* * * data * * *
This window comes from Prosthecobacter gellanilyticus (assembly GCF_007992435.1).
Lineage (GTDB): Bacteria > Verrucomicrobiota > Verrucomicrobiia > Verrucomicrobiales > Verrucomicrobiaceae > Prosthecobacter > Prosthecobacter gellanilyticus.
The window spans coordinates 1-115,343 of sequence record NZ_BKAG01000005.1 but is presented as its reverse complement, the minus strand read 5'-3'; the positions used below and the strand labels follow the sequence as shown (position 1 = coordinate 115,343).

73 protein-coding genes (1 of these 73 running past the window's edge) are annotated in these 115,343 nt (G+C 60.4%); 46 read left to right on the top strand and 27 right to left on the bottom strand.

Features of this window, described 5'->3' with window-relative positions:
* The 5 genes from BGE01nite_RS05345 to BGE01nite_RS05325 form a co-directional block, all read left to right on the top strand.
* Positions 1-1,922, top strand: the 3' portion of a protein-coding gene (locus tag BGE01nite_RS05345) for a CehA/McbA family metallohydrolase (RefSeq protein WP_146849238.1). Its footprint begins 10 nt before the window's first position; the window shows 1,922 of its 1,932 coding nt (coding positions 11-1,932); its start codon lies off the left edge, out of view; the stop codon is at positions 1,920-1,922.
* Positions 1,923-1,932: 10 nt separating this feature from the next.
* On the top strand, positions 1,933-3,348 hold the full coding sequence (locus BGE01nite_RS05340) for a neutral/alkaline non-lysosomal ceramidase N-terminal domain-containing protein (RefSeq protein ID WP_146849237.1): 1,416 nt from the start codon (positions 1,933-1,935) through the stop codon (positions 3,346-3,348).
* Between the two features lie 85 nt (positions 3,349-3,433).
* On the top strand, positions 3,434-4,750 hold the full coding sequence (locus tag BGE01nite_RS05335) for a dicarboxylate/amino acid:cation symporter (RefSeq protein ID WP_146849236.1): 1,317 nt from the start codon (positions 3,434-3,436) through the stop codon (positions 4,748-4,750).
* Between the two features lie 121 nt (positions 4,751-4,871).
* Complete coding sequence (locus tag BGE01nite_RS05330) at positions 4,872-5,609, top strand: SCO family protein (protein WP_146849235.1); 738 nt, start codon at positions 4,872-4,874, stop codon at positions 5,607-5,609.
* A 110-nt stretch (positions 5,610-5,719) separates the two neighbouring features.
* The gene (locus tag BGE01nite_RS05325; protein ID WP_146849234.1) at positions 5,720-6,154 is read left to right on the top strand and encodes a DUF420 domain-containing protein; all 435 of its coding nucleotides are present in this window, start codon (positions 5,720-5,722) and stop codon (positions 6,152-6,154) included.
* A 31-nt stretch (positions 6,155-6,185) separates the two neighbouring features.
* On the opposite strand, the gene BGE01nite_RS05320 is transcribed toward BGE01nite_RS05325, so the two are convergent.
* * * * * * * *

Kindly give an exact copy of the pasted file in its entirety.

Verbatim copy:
This window comes from Prosthecobacter gellanilyticus (assembly GCF_007992435.1).
Lineage (GTDB): Bacteria > Verrucomicrobiota > Verrucomicrobiia > Verrucomicrobiales > Verrucomicrobiaceae > Prosthecobacter > Prosthecobacter gellanilyticus.
The window spans coordinates 1-115,343 of sequence record NZ_BKAG01000005.1 but is presented as its reverse complement, the minus strand read 5'-3'; the positions used below and the strand labels follow the sequence as shown (position 1 = coordinate 115,343).

73 protein-coding genes (1 of these 73 running past the window's edge) are annotated in these 115,343 nt (G+C 60.4%); 46 read left to right on the top strand and 27 right to left on the bottom strand.

Features of this window, described 5'->3' with window-relative positions:
* The 5 genes from BGE01nite_RS05345 to BGE01nite_RS05325 form a co-directional block, all read left to right on the top strand.
* Positions 1-1,922, top strand: the 3' portion of a protein-coding gene (locus tag BGE01nite_RS05345) for a CehA/McbA family metallohydrolase (RefSeq protein WP_146849238.1). Its footprint begins 10 nt before the window's first position; the window shows 1,922 of its 1,932 coding nt (coding positions 11-1,932); its start codon lies off the left edge, out of view; the stop codon is at positions 1,920-1,922.
* Positions 1,923-1,932: 10 nt separating this feature from the next.
* On the top strand, positions 1,933-3,348 hold the full coding sequence (locus BGE01nite_RS05340) for a neutral/alkaline non-lysosomal ceramidase N-terminal domain-containing protein (RefSeq protein ID WP_146849237.1): 1,416 nt from the start codon (positions 1,933-1,935) through the stop codon (positions 3,346-3,348).
* Between the two features lie 85 nt (positions 3,349-3,433).
* On the top strand, positions 3,434-4,750 hold the full coding sequence (locus tag BGE01nite_RS05335) for a dicarboxylate/amino acid:cation symporter (RefSeq protein ID WP_146849236.1): 1,317 nt from the start codon (positions 3,434-3,436) through the stop codon (positions 4,748-4,750).
* Between the two features lie 121 nt (positions 4,751-4,871).
* Complete coding sequence (locus tag BGE01nite_RS05330) at positions 4,872-5,609, top strand: SCO family protein (protein WP_146849235.1); 738 nt, start codon at positions 4,872-4,874, stop codon at positions 5,607-5,609.
* A 110-nt stretch (positions 5,610-5,719) separates the two neighbouring features.
* The gene (locus tag BGE01nite_RS05325; protein ID WP_146849234.1) at positions 5,720-6,154 is read left to right on the top strand and encodes a DUF420 domain-containing protein; all 435 of its coding nucleotides are present in this window, start codon (positions 5,720-5,722) and stop codon (positions 6,152-6,154) included.
* A 31-nt stretch (positions 6,155-6,185) separates the two neighbouring features.
* On the opposite strand, the gene BGE01nite_RS05320 is transcribed toward BGE01nite_RS05325, so the two are convergent.